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Schuyler will oppose state prison closures ADVERTISEMENT

Schuyler will oppose state prison closures

SCHUYLER COUNTY--After some back and forth with County Attorney Steven Getman, Monday, Nov. 8, the Schuyler County Legislature will wait to pass a measure asking the state to reconsider the recently announced upcoming closures of Southport Correctional Facility in Chemung County, and the Willard Drug Treatment Campus in Seneca County. Legislator Phil Barnes, who initially brought up the matter, said he wanted a strong response from the legislature and multiple legislators indicated they would be willing to vote. In the end, Getman convinced the body to let him work on their response.
"There is strong; and then complete," said Getman. "I would rather see things done in a complete manner where we are coordinated with the affected counties."
While Barnes and other legislators expressed concern over the possible delay, Legislative Chair Carl Blowers made it clear that the legislature could easily call a special meeting to pass the resolution once Getman completes it.
"We have plenty of time... we are the legislature, we can call a meeting any time we please," Blowers said.
Southport Correctional Facility, a maximum-security institution, and the Willard Drug Treatment Campus, a medium-security institution, are two of six facilities state-wide that were announced in the closure. According to information released by the state, the decision to close the prisons was made by the office of Gov. Kathy Hochul under authority given to her through the state budget. Recent criminal justice reform instituted in New York state has resulted in some of the lowest incarceration totals since the 1980s.
In a release issued to the press, the state Department of Corrections and Community Supervision stated that as of Nov. 8, 2021, there are 31,469 individuals incarcerated in New York with a reduction of over 12,000 individuals since criminal justice reform was enacted.
Barnes said New York State Assemblyman Phil Palmesano (R), who serves the 132nd district, was very vocal in his displeasure with the closures.
"Prison closures are already devastating to the employees, families and local communities, but fast-tracking these closures is simply cruel and shows a complete lack of respect for the brave men and women who have dedicated their lives to work a very dangerous job to keep us safe," Palmesano said in a prepared statement. "Although the administration always likes to claim employees will not lose their jobs, 90 days is clearly not enough time for families to uproot their lives, travel hours away for work and find new homes and new schools for their kids. These personal hardships are just compounded many times over by the destructive impact these closures have on the economic well-being of local communities."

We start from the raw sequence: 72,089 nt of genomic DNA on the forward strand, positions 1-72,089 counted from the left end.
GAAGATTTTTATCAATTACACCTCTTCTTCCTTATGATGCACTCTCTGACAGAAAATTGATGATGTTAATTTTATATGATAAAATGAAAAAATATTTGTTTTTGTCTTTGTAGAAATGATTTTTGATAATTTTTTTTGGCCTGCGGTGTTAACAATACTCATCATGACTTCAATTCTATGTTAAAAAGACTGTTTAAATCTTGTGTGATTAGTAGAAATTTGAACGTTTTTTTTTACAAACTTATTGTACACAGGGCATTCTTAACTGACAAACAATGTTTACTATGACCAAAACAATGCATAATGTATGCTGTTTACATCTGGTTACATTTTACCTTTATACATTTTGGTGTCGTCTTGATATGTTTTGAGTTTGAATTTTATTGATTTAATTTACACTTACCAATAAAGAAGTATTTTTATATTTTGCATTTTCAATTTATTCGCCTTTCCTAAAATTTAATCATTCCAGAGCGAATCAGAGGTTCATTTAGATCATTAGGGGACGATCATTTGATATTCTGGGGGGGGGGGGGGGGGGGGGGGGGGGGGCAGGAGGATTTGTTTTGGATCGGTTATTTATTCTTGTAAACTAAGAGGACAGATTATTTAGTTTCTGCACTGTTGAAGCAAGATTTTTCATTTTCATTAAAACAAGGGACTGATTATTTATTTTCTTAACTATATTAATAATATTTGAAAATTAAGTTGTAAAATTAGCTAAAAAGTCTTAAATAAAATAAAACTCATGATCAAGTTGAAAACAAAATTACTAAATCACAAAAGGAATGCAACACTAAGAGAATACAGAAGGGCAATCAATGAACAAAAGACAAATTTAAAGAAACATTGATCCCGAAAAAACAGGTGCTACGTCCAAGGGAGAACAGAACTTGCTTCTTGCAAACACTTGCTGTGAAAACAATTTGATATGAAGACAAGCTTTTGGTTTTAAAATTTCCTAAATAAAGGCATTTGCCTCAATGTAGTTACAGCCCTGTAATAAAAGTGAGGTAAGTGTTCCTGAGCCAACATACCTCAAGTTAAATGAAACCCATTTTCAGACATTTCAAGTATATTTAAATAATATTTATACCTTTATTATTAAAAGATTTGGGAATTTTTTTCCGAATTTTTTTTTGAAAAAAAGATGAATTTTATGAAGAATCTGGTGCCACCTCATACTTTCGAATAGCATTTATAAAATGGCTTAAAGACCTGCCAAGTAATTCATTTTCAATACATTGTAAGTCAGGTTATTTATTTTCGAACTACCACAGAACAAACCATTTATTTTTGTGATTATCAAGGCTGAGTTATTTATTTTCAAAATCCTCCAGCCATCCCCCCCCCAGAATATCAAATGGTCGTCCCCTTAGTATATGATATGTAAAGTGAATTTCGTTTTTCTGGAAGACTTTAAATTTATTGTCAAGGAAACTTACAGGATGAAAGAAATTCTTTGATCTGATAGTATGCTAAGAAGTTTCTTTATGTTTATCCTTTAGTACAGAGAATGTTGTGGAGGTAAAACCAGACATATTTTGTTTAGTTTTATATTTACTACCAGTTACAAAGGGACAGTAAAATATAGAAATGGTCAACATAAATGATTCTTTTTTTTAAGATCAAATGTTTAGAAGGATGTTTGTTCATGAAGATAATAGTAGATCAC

Having a career in law enforcement, Barnes said during the meeting that he strongly opposed the closures not only because he does not support recent criminal justice reforms but because he has concerns over how quickly the closure is being handled.
"We have a lot of people who work at these facilities who are now worried about their jobs. Will they have to move?" Barnes asked.
Along with local employment concerns, Barnes brought up the fact that some municipalities in other counties are also beholden to their local facilities to provide much of their utilities, including water.
"A lot of people are in panic mode," Barnes added.
Official announcements by the state have said no layoffs would take place, however did not detail how relocations or agency changes would be handled.
"This announcement of the six prison closures comes just before the holiday season, creating additional stress and uncertainty for our brave correction officers, staff and their families," said Palmensano. "This is unacceptable and dangerous and I will continue to speak out against the governor's misguided prison closures and failed criminal justice policies."
Other locations set to close include Ogdensburg Correctional Facility, a medium-security institution in St. Lawrence County, Moriah Shock Incarceration Correctional Facility, a minimum-security shock institution in Essex County, Rochester Correctional Facility, a minimum-security work-release institution in Monroe County and the Downstate Correctional Facility, a maximum-security institution in Dutchess County.






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